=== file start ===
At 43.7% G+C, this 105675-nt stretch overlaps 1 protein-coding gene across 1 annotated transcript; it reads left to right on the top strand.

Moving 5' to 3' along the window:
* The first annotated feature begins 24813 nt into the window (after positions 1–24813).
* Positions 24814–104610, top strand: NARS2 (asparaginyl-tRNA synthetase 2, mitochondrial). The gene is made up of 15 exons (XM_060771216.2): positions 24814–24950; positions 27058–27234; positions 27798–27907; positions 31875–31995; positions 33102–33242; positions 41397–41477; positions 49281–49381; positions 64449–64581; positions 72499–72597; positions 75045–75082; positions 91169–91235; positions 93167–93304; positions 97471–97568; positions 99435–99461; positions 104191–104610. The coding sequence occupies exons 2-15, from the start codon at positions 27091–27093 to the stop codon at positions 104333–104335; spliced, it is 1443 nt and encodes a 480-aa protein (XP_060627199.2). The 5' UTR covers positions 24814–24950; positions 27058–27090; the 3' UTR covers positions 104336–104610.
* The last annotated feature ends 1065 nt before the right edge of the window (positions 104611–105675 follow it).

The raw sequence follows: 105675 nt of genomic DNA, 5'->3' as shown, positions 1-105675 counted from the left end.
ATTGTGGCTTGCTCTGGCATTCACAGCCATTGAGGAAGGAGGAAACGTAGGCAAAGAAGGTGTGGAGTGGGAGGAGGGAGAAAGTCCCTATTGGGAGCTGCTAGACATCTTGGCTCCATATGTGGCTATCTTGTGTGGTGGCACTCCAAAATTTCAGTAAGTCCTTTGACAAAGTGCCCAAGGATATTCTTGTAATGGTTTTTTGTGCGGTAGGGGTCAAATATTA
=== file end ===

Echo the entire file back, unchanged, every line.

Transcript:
At 43.7% G+C, this 105675-nt stretch overlaps 1 protein-coding gene across 1 annotated transcript; it reads left to right on the top strand.

Moving 5' to 3' along the window:
* The first annotated feature begins 24813 nt into the window (after positions 1–24813).
* Positions 24814–104610, top strand: NARS2 (asparaginyl-tRNA synthetase 2, mitochondrial). The gene is made up of 15 exons (XM_060771216.2): positions 24814–24950; positions 27058–27234; positions 27798–27907; positions 31875–31995; positions 33102–33242; positions 41397–41477; positions 49281–49381; positions 64449–64581; positions 72499–72597; positions 75045–75082; positions 91169–91235; positions 93167–93304; positions 97471–97568; positions 99435–99461; positions 104191–104610. The coding sequence occupies exons 2-15, from the start codon at positions 27091–27093 to the stop codon at positions 104333–104335; spliced, it is 1443 nt and encodes a 480-aa protein (XP_060627199.2). The 5' UTR covers positions 24814–24950; positions 27058–27090; the 3' UTR covers positions 104336–104610.
* The last annotated feature ends 1065 nt before the right edge of the window (positions 104611–105675 follow it).

The raw sequence follows: 105675 nt of genomic DNA, 5'->3' as shown, positions 1-105675 counted from the left end.
ATTGTGGCTTGCTCTGGCATTCACAGCCATTGAGGAAGGAGGAAACGTAGGCAAAGAAGGTGTGGAGTGGGAGGAGGGAGAAAGTCCCTATTGGGAGCTGCTAGACATCTTGGCTCCATATGTGGCTATCTTGTGTGGTGGCACTCCAAAATTTCAGTAAGTCCTTTGACAAAGTGCCCAAGGATATTCTTGTAATGGTTTTTTGTGCGGTAGGGGTCAAATATTA